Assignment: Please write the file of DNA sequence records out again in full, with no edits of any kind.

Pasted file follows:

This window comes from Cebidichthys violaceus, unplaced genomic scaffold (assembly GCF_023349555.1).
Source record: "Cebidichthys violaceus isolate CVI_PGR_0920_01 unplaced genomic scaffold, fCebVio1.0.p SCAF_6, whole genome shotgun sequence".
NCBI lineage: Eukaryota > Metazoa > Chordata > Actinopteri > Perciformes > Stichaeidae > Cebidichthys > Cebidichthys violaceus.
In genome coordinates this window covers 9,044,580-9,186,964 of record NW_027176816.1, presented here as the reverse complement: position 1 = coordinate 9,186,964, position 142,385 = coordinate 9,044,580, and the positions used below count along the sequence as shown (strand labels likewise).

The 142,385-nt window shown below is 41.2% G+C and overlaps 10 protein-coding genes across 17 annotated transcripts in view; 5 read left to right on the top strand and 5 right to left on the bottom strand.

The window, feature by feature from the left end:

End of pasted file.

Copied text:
This window comes from Cebidichthys violaceus, unplaced genomic scaffold (assembly GCF_023349555.1).
Source record: "Cebidichthys violaceus isolate CVI_PGR_0920_01 unplaced genomic scaffold, fCebVio1.0.p SCAF_6, whole genome shotgun sequence".
NCBI lineage: Eukaryota > Metazoa > Chordata > Actinopteri > Perciformes > Stichaeidae > Cebidichthys > Cebidichthys violaceus.
In genome coordinates this window covers 9,044,580-9,186,964 of record NW_027176816.1, presented here as the reverse complement: position 1 = coordinate 9,186,964, position 142,385 = coordinate 9,044,580, and the positions used below count along the sequence as shown (strand labels likewise).

The 142,385-nt window shown below is 41.2% G+C and overlaps 10 protein-coding genes across 17 annotated transcripts in view; 5 read left to right on the top strand and 5 right to left on the bottom strand.

The window, feature by feature from the left end: